Senate health committee Chairman Lamar Alexander chaired the second in a series of bipartisan hearings on what goes into the prices Americans pay when picking up the 4.4 billion prescriptions written every year.
“There are many issues that have caused health care spending in this country to grow from consuming nine percent of the Gross Domestic Product in 1980 to nearly 18 percent in 2015,” Senator Alexander said.
“We need to look at all aspects of health care spending – the 15 percent or so we spend on prescription drugs, including retail and prescription drugs administered in hospitals, and the other 85 percent of health care spending, which includes doctors’ visits, surgeries, and medical devices – and ways we can get those costs under control.
“This is the second bipartisan hearing in a series on prescription drug costs to learn the facts on the drug delivery system and the effects on health care costs. This committee has good examples of bipartisan success in the Food and Drug Administration User Fee Agreements and the 21st Century Cures Act, which will help take advantage of a remarkable time in science that is producing amazing discoveries for patients who previously have had no hope. We have drugs that can cure Hepatitis C, keep cancer at bay, and stop a stroke.
“With this innovation comes new challenges in making sure all patients can benefit from these drugs. We have all heard from patients in our states that the costs of new prescription drugs are often too much for them to afford. We also need to make sure that any action we may take does not jeopardize this innovation so patients can continue to see breakthroughs in the research and development of new drugs. As we look at and hope to address the fundamental costs of health care, I hope we can do so in a bipartisan way.”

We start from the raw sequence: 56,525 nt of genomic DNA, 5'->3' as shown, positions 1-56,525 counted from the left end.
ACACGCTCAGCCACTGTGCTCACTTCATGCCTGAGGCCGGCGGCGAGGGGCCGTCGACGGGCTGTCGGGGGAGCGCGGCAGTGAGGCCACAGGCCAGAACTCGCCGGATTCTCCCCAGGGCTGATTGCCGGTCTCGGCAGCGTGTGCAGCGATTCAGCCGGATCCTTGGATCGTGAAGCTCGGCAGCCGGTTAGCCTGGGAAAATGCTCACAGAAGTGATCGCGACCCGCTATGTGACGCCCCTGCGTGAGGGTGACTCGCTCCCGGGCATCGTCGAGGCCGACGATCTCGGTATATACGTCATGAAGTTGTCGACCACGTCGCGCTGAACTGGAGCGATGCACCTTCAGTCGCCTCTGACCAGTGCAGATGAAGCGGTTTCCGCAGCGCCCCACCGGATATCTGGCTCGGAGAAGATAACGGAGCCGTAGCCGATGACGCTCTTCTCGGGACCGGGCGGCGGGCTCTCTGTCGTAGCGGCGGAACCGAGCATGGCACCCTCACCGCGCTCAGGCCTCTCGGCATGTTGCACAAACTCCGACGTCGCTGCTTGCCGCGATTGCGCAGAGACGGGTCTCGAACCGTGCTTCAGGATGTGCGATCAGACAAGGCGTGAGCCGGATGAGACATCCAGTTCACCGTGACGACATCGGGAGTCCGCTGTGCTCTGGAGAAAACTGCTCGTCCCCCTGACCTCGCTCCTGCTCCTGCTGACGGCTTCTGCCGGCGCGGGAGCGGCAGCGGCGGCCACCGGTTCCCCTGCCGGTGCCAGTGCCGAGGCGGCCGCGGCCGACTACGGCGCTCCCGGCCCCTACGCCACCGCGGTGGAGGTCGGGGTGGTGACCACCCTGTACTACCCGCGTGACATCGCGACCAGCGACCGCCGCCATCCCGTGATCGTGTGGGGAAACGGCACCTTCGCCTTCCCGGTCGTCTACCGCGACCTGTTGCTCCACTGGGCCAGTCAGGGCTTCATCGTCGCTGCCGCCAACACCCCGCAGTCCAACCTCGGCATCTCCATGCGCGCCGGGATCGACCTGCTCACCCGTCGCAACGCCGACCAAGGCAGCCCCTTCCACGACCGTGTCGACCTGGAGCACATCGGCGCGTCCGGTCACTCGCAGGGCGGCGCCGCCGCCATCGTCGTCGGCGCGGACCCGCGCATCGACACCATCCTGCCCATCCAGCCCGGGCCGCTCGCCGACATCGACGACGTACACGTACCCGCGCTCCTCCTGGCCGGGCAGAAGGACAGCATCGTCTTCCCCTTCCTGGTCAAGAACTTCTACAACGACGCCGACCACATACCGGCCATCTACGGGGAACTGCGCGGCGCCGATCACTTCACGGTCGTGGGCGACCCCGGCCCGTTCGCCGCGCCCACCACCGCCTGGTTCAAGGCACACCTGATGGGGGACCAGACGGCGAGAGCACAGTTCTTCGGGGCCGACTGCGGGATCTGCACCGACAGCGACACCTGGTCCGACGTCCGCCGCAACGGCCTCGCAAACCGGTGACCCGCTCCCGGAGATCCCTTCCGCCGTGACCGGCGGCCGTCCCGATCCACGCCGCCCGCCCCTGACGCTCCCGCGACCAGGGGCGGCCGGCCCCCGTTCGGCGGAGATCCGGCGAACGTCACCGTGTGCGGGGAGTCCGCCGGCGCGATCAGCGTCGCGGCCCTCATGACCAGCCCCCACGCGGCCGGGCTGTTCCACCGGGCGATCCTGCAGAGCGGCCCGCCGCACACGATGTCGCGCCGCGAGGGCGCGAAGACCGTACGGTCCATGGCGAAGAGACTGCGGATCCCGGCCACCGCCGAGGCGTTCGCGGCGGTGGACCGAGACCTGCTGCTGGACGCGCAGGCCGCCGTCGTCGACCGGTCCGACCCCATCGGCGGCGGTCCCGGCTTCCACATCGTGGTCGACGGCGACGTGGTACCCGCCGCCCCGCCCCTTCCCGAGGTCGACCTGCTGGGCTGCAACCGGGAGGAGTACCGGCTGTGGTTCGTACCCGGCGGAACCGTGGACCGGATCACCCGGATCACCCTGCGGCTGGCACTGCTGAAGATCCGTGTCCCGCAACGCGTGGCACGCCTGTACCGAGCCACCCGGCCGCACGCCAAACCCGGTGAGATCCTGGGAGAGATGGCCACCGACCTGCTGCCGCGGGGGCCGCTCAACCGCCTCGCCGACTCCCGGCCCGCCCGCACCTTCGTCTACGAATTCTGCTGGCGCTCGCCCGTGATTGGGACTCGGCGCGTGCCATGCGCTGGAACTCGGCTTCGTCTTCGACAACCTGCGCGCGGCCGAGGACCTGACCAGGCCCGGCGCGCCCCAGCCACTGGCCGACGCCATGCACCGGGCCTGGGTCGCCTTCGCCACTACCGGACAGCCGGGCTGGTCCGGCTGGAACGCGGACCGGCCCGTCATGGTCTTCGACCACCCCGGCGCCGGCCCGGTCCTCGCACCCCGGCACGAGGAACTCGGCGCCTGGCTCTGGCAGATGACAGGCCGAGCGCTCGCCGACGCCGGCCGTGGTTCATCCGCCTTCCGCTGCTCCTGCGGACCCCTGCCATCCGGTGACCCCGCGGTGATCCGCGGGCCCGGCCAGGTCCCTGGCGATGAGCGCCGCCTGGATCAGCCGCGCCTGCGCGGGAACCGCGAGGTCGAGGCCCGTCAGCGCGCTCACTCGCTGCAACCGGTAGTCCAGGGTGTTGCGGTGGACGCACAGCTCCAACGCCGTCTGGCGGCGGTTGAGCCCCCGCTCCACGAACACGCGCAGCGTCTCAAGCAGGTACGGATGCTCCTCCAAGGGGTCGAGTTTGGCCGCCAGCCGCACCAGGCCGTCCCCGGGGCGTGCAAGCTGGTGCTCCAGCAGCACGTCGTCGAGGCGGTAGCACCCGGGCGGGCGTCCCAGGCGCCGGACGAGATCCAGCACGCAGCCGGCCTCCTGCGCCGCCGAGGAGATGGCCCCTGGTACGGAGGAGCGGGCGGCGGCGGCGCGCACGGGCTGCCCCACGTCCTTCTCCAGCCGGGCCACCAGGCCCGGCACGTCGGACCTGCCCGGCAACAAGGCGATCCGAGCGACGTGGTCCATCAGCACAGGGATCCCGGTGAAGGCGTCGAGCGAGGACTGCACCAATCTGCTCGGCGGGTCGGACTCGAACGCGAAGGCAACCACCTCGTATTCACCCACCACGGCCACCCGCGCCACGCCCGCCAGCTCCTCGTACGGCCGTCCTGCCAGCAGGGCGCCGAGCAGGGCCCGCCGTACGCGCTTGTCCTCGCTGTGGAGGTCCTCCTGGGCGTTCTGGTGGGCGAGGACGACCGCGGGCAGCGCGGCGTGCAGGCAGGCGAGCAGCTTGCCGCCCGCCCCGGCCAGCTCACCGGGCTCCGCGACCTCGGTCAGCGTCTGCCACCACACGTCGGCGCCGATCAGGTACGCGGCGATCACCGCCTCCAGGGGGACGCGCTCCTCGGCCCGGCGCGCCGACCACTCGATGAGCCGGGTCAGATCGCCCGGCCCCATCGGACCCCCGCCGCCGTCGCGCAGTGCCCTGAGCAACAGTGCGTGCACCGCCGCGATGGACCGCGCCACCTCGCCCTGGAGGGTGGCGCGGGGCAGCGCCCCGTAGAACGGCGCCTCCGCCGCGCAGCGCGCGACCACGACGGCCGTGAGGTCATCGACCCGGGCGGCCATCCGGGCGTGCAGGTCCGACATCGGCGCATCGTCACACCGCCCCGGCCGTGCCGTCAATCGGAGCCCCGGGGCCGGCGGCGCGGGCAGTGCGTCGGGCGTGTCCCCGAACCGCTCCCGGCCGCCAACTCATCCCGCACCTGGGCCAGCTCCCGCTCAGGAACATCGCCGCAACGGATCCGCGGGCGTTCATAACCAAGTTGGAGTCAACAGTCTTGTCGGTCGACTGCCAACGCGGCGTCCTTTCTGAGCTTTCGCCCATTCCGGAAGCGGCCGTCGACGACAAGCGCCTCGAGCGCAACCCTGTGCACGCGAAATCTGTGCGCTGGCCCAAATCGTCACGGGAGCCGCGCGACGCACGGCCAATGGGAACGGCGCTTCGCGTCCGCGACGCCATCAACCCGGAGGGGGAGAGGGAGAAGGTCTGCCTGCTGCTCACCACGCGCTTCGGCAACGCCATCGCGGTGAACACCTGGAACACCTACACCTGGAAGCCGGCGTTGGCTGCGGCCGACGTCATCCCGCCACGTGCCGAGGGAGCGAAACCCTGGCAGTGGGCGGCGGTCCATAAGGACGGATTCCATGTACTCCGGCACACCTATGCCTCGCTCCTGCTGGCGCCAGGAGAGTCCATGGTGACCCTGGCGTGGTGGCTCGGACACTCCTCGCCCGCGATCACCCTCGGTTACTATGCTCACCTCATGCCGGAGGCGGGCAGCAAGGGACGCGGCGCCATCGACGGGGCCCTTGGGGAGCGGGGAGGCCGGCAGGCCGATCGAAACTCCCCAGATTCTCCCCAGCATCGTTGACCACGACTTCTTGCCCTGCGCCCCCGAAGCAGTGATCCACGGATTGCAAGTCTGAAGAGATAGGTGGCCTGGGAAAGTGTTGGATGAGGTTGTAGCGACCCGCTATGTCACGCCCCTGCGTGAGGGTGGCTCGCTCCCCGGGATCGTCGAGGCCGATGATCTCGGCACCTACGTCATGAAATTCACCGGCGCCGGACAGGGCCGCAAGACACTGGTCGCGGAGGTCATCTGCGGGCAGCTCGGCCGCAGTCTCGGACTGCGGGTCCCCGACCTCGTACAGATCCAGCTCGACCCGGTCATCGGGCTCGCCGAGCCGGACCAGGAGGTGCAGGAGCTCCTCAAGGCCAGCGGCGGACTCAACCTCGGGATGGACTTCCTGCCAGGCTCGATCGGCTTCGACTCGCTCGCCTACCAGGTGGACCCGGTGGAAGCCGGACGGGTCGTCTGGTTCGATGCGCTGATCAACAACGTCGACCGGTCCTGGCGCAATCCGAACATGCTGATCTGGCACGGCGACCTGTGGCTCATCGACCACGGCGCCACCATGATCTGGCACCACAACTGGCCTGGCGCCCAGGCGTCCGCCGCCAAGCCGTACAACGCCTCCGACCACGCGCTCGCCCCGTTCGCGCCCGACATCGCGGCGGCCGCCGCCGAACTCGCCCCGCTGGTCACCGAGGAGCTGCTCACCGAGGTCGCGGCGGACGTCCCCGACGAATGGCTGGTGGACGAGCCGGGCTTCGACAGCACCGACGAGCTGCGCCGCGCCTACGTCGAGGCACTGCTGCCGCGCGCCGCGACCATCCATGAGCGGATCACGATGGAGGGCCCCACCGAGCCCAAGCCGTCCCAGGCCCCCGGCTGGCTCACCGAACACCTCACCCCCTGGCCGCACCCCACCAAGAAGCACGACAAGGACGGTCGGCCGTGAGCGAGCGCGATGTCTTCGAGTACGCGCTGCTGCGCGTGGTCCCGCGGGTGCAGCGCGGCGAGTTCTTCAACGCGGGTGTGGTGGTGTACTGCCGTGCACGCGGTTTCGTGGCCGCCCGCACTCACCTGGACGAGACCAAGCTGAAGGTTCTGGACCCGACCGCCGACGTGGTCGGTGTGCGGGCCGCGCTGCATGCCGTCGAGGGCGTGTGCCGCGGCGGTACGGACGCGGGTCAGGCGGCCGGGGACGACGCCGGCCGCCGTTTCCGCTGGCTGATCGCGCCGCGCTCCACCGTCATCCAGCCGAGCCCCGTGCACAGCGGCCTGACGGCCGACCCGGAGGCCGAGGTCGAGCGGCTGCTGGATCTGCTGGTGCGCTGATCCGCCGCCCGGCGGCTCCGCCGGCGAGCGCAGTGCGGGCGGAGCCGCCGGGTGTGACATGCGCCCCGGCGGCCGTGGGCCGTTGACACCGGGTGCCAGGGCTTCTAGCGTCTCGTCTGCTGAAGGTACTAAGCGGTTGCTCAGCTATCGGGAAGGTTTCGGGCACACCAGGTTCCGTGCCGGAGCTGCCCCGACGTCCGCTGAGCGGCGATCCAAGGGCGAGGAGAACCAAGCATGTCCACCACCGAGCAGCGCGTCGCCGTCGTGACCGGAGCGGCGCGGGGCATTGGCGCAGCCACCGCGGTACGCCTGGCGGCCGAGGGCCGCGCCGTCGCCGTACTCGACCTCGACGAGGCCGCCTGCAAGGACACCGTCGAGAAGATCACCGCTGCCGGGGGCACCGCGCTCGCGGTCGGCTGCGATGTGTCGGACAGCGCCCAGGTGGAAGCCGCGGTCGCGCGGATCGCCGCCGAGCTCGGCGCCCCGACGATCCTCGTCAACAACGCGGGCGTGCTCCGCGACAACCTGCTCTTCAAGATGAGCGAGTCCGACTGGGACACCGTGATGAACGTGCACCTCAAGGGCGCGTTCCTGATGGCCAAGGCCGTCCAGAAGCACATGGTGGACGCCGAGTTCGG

The committee held the first hearing on drug pricing in June, in response to a bipartisan request led by Senators Bill Cassidy (R-La.) and Al Franken (D-Mn.), along with Sens. Susan Collins (R-Maine), Tammy Baldwin (D-Wi.), Lisa Murkowski (R-Ak.), Sheldon Whitehouse (D-R.I.), Shelley Moore Capito (R-W.V.), Bernie Sanders (D-Vt.), Mike Enzi (R-Wy.), and Elizabeth Warren (D-Ma.).
Next month, the committee will hold a third hearing to hear from Norm Augustine and consider a report he is leading from the National Academy of Sciences. This report is the result of a study called “Ensuring Patient Access to Affordable Drug Therapies.”
Alexander’s opening statement is available here.